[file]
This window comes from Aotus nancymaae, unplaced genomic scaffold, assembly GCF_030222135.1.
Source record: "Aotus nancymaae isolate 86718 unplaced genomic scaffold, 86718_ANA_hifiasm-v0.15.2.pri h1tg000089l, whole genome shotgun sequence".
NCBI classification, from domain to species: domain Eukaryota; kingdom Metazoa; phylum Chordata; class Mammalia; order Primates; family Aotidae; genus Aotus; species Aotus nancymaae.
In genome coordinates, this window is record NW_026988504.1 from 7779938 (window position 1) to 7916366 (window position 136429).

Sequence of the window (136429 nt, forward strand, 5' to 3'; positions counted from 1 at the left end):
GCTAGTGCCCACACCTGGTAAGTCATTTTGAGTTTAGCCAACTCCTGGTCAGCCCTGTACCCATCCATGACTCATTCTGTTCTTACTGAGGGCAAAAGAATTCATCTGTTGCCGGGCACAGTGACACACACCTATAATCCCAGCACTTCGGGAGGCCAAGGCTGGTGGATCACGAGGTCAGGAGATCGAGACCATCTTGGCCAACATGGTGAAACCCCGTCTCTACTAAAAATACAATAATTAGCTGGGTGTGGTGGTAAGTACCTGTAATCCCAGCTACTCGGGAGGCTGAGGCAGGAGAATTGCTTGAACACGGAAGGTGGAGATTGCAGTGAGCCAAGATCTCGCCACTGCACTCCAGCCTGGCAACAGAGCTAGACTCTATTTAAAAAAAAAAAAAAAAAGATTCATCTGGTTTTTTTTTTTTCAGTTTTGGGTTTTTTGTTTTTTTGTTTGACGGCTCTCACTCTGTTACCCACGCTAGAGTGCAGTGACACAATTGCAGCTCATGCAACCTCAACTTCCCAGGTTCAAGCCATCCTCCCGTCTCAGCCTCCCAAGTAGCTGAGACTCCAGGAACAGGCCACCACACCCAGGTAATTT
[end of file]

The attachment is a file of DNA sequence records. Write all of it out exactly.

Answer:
This window comes from Aotus nancymaae, unplaced genomic scaffold, assembly GCF_030222135.1.
Source record: "Aotus nancymaae isolate 86718 unplaced genomic scaffold, 86718_ANA_hifiasm-v0.15.2.pri h1tg000089l, whole genome shotgun sequence".
NCBI classification, from domain to species: domain Eukaryota; kingdom Metazoa; phylum Chordata; class Mammalia; order Primates; family Aotidae; genus Aotus; species Aotus nancymaae.
In genome coordinates, this window is record NW_026988504.1 from 7779938 (window position 1) to 7916366 (window position 136429).

Sequence of the window (136429 nt, forward strand, 5' to 3'; positions counted from 1 at the left end):
GCTAGTGCCCACACCTGGTAAGTCATTTTGAGTTTAGCCAACTCCTGGTCAGCCCTGTACCCATCCATGACTCATTCTGTTCTTACTGAGGGCAAAAGAATTCATCTGTTGCCGGGCACAGTGACACACACCTATAATCCCAGCACTTCGGGAGGCCAAGGCTGGTGGATCACGAGGTCAGGAGATCGAGACCATCTTGGCCAACATGGTGAAACCCCGTCTCTACTAAAAATACAATAATTAGCTGGGTGTGGTGGTAAGTACCTGTAATCCCAGCTACTCGGGAGGCTGAGGCAGGAGAATTGCTTGAACACGGAAGGTGGAGATTGCAGTGAGCCAAGATCTCGCCACTGCACTCCAGCCTGGCAACAGAGCTAGACTCTATTTAAAAAAAAAAAAAAAAAGATTCATCTGGTTTTTTTTTTTTCAGTTTTGGGTTTTTTGTTTTTTTGTTTGACGGCTCTCACTCTGTTACCCACGCTAGAGTGCAGTGACACAATTGCAGCTCATGCAACCTCAACTTCCCAGGTTCAAGCCATCCTCCCGTCTCAGCCTCCCAAGTAGCTGAGACTCCAGGAACAGGCCACCACACCCAGGTAATTT